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French film fights back

PUBLISHED: 18:04 03 December 2012

The Cité du Cinéma will help more international successes like The Artist

The Cité du Cinéma will help more international successes like The Artist


Director Luc Besson’s €170m Cité du Cinéma complex in the Paris suburbs is taking on Hollywood at its own game, explains Paul Lamarra

And the winner is…The Artist. Taking five Oscars at the 2012 Academy Awards, Michel Hazanavicius’s silent film marked a new high for the cinema industry in France. It was the first time a French film had won for Best Picture and Jean Dujardin became the first Frenchman to pick up the Best Actor prize.

To make a silent movie, and in black and white as well, shows incredible daring and emphasises French cinema’s role as a counterpoint to Hollywood’s rather more populist instincts.

Against this optimistic backdrop, film director and producer Luc Besson has realised a 12-year dream and opened a massive Hollywood-style studio complex on the banks of the River Seine in Saint-Denis in the northern suburbs of Paris. It is the only facility of its kind in France that can handle all aspects of production and post-production.

Addressing the assembled cinema VIPs and politicians at the opening ceremony in September, Besson heralded the new era of French film-making independence, saying: “I had always said I’d love to make my own films here in France, so thank you from the bottom of my heart for believing in the dream.”

He recalled that he had spent 18 months in England filming his 1997 science fiction film The Fifth Element because the necessary facilities did not exist in France, but that he had gone “with a heavy heart”.

Housed in the steel and glass art deco turbine hall of a disused thermal power station, the new Cité du Cinéma, which cost €170 million, includes nine film sets covering a total of 9,500 square metres, scenery workshops, digital printing and cutting workshops, warehouses, shops and restaurants. Office space covering 30,000 square metres houses production companies including Besson’s own EuropaCorp headquarters, the ENS Louis Lumière film school and a new school specialising in scriptwriting and directing that will offer free two-year courses to 60 young people with no formal qualifications.

What the complex does lack are an on-site backlot and outdoor shooting facilities, but its creators believe the proximity of Paris, one of the world’s most filmed cities, will more than compensate for that omission.

The Cité du Cinéma has already hosted the filming of Smurfs 2, with Christina Ricci, and Besson’s next film Malavita starring Robert De Niro and Michelle Pfeiffer. It is expected that the complex will be fully booked within a year. It is a welcome boost for a French film industry that has often had to look to Pinewood and Shepperton Studios in the UK and to Hollywood to shoot its big-budget films.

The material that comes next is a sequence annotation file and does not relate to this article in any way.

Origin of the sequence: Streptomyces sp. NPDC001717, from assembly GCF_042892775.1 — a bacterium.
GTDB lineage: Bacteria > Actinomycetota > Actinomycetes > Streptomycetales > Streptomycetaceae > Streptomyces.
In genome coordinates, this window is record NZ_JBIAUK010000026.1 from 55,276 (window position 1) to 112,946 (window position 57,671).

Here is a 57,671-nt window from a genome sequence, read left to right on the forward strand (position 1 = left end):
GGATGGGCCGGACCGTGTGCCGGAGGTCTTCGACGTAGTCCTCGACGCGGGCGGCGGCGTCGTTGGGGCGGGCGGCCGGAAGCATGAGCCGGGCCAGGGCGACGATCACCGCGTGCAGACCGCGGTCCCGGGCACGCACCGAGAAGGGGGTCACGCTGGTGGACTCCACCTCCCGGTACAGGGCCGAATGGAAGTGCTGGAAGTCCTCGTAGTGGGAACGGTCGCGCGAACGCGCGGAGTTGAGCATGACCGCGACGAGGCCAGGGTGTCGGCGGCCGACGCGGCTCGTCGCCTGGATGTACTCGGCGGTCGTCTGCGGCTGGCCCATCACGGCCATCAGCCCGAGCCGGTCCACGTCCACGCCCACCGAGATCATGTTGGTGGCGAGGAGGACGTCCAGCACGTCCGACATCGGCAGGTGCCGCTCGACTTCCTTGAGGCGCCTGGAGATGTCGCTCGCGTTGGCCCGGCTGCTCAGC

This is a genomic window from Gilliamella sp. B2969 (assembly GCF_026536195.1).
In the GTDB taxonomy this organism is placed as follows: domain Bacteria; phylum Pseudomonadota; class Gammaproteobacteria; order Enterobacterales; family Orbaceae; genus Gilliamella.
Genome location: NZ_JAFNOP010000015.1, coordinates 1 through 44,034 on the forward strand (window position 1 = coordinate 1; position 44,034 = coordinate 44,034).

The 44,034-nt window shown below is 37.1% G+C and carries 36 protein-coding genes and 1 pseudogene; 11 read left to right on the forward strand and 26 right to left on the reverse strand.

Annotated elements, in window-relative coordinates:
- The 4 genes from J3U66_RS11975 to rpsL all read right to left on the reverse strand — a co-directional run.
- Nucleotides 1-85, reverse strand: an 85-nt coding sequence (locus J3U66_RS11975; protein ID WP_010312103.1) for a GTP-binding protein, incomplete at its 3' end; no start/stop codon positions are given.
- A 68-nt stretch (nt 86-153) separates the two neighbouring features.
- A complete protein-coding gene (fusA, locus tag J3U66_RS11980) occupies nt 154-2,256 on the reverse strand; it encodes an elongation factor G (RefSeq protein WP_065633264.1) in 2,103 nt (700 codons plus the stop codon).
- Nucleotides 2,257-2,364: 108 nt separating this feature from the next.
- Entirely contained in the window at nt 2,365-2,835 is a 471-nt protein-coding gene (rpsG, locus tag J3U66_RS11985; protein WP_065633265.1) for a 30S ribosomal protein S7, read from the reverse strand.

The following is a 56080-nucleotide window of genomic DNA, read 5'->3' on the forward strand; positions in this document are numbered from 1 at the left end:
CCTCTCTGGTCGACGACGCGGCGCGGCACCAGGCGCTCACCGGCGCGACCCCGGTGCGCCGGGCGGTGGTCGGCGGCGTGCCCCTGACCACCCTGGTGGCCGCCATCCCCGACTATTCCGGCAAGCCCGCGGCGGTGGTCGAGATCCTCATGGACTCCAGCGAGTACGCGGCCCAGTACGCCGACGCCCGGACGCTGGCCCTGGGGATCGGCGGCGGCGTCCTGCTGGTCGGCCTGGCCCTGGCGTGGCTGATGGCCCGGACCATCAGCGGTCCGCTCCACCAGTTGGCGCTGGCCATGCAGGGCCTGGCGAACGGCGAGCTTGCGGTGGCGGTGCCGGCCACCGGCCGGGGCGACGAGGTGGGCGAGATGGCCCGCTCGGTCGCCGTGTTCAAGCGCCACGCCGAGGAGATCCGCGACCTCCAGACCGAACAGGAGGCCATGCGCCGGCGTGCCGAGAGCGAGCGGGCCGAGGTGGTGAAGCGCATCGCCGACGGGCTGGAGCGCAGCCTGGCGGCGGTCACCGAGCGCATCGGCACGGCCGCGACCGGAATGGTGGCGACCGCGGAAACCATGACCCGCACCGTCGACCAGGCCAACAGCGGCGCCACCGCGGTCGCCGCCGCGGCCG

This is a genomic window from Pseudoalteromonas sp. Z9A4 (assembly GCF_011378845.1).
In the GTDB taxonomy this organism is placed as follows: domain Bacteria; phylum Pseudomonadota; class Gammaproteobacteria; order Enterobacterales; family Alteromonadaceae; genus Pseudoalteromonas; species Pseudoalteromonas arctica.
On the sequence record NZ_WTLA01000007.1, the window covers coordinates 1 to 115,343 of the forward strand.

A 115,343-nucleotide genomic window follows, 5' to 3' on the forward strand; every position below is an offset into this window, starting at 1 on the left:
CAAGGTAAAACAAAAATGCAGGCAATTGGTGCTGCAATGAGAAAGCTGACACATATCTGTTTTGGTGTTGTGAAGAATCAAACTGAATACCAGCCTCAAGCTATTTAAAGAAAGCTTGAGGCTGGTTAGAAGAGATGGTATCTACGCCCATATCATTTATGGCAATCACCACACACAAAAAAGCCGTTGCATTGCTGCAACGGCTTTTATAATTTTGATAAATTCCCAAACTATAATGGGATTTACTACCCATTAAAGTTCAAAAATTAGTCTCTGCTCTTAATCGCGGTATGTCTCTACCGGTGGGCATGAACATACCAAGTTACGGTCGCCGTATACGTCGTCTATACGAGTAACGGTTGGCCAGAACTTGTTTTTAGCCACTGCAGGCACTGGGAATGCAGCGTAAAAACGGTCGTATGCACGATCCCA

However, some industry insiders consider the venture is too risky and believe it is not a lack of facilities that has been holding back home-grown film production. They point to generous tax breaks in Belgium and Luxembourg that can save film-makers up to 15 per cent in costs compared with eight per cent (capped at €1 million) in France.

Manuel Alduy, director of cinema at media giant Canal Plus, believes that the fundamental problem is a commercial one. “Too much filming takes place abroad,” he wrote in his blog. “It is a great paradox that our national system so virtuous in funding completely almost 200 films a year is incapable of imagining a coercive move against such disloyal competition,” he complained.

Further tax breaks are thought unlikely in an era of austerity, although those in the industry point to the revitalising effect the Cité du Cinéma is likely to have in the rundown suburb of Saint-Denis and that every euro spent in film production brings rewards in increased economic activity. Indeed the Paris region’s film authority has produced a new catalogue of 84 government buildings that can be rented by film-makers for up to €5,000 per day, in an attempt to reduce public expenditure on their upkeep.

In the meantime, the French film industry is already looking forward to the Oscars ceremony in March 2013, when it is hoped that the surprise box office success Intouchables will be the first French production to take the Best Foreign Picture award since Indochine in 1992.

Box office and Oscars success, allied to a prospering Cité du Cinéma is seen by many as crucial to the continued independence of a French film industry that supports directors across Europe in their quest to make films that are both interesting and thought-provoking.


Article by France Magazine France Magazine

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